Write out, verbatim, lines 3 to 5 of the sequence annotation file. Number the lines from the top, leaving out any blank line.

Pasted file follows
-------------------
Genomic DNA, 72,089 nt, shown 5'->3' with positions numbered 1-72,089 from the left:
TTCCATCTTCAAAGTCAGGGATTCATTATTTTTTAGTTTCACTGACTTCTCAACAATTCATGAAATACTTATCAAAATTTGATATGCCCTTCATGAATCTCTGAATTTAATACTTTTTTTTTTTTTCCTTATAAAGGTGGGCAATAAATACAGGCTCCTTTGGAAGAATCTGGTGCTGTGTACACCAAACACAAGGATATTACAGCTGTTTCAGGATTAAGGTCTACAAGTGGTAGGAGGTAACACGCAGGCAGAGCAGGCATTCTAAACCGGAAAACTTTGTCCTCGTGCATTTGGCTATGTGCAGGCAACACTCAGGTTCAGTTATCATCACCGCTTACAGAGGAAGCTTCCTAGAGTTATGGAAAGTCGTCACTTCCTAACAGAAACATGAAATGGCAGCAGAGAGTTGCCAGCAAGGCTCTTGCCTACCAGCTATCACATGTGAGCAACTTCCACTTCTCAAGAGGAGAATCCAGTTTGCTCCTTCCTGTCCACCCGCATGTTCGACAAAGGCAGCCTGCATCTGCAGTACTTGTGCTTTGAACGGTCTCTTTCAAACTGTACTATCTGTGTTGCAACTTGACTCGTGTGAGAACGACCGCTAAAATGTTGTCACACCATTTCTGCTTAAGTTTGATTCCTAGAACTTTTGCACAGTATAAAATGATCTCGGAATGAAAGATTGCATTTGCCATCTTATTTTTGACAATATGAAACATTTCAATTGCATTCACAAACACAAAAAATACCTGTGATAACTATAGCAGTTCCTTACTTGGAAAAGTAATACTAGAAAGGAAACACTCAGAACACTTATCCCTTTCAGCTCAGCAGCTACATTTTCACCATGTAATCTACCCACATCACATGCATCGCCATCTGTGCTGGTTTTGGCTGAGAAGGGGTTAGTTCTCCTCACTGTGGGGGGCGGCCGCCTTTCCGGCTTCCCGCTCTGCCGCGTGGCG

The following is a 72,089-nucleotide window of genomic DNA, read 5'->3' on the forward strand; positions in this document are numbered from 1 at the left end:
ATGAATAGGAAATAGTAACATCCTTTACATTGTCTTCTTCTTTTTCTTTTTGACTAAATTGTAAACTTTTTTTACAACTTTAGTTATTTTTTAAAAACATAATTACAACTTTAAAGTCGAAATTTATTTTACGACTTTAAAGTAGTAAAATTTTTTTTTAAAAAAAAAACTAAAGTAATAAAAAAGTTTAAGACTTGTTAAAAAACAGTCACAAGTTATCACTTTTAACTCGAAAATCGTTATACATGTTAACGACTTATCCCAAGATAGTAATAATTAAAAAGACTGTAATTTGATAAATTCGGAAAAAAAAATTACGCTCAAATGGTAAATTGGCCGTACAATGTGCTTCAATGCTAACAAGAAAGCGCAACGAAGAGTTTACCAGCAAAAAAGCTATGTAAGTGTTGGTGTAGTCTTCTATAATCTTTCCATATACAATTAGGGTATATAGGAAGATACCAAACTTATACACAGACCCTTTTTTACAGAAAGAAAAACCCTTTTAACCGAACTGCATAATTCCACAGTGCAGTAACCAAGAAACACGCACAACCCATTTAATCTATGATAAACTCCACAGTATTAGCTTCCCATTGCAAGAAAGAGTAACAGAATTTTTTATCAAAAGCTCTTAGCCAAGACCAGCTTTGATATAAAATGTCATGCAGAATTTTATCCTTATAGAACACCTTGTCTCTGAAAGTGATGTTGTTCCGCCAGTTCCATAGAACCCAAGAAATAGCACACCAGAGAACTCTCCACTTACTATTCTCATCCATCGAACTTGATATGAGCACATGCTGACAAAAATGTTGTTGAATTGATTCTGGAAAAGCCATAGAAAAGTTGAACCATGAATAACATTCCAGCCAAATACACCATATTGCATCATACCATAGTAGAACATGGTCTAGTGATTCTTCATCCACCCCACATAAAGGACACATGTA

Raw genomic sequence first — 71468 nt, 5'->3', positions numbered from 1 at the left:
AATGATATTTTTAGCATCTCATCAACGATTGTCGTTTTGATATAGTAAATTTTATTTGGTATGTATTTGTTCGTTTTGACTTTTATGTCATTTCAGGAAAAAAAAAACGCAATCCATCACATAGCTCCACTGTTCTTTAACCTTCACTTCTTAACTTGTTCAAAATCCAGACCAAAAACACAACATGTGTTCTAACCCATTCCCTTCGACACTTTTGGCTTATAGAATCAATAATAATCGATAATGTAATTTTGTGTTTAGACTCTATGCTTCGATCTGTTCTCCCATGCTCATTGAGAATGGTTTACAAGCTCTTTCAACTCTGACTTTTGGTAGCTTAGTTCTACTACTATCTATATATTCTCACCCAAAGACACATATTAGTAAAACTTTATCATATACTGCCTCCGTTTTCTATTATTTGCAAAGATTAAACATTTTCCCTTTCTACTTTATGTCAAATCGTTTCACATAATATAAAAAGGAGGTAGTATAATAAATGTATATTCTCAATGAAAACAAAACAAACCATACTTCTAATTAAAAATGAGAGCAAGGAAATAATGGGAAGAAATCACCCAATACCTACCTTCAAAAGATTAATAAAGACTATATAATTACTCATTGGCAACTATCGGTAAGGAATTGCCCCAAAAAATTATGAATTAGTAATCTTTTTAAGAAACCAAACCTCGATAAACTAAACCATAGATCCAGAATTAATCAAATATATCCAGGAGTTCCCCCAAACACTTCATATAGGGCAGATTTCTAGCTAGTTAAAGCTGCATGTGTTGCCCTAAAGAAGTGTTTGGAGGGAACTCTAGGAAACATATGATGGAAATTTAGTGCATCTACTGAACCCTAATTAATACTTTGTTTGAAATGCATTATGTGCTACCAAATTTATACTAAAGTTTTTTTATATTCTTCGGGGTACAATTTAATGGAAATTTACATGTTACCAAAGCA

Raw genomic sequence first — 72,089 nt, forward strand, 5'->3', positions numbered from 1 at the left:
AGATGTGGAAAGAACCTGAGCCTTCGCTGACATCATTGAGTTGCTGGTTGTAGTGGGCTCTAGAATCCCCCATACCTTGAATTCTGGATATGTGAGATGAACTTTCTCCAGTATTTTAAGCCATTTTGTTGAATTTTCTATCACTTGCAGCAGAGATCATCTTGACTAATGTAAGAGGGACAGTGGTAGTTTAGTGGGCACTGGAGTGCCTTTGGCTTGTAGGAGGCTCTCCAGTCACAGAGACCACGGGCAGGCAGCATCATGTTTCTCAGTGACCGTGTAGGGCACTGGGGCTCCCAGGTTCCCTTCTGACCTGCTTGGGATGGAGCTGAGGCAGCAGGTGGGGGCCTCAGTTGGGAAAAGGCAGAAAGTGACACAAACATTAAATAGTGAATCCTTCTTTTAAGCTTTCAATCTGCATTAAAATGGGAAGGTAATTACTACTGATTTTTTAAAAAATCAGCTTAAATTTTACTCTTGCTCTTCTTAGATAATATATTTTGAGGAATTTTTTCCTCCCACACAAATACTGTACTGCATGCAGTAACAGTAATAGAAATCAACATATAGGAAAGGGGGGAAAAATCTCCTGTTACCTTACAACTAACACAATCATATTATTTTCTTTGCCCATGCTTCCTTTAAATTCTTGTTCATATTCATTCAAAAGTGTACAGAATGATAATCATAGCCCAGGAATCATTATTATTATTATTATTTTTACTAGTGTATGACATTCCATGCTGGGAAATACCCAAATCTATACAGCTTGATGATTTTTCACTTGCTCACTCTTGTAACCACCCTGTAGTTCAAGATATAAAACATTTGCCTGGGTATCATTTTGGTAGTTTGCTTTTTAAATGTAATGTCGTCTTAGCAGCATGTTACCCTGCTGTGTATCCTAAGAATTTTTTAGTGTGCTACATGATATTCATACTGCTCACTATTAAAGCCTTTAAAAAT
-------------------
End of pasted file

The following is a 72,089-nucleotide window of genomic DNA, read 5'->3' on the forward strand; positions in this document are numbered from 1 at the left end:
ATGAATAGGAAATAGTAACATCCTTTACATTGTCTTCTTCTTTTTCTTTTTGACTAAATTGTAAACTTTTTTTACAACTTTAGTTATTTTTTAAAAACATAATTACAACTTTAAAGTCGAAATTTATTTTACGACTTTAAAGTAGTAAAATTTTTTTTTAAAAAAAAAACTAAAGTAATAAAAAAGTTTAAGACTTGTTAAAAAACAGTCACAAGTTATCACTTTTAACTCGAAAATCGTTATACATGTTAACGACTTATCCCAAGATAGTAATAATTAAAAAGACTGTAATTTGATAAATTCGGAAAAAAAAATTACGCTCAAATGGTAAATTGGCCGTACAATGTGCTTCAATGCTAACAAGAAAGCGCAACGAAGAGTTTACCAGCAAAAAAGCTATGTAAGTGTTGGTGTAGTCTTCTATAATCTTTCCATATACAATTAGGGTATATAGGAAGATACCAAACTTATACACAGACCCTTTTTTACAGAAAGAAAAACCCTTTTAACCGAACTGCATAATTCCACAGTGCAGTAACCAAGAAACACGCACAACCCATTTAATCTATGATAAACTCCACAGTATTAGCTTCCCATTGCAAGAAAGAGTAACAGAATTTTTTATCAAAAGCTCTTAGCCAAGACCAGCTTTGATATAAAATGTCATGCAGAATTTTATCCTTATAGAACACCTTGTCTCTGAAAGTGATGTTGTTCCGCCAGTTCCATAGAACCCAAGAAATAGCACACCAGAGAACTCTCCACTTACTATTCTCATCCATCGAACTTGATATGAGCACATGCTGACAAAAATGTTGTTGAATTGATTCTGGAAAAGCCATAGAAAAGTTGAACCATGAATAACATTCCAGCCAAATACACCATATTGCATCATACCATAGTAGAACATGGTCTAGTGATTCTTCATCCACCCCACATAAAGGACACATGTA

Raw genomic sequence first — 71468 nt, 5'->3', positions numbered from 1 at the left: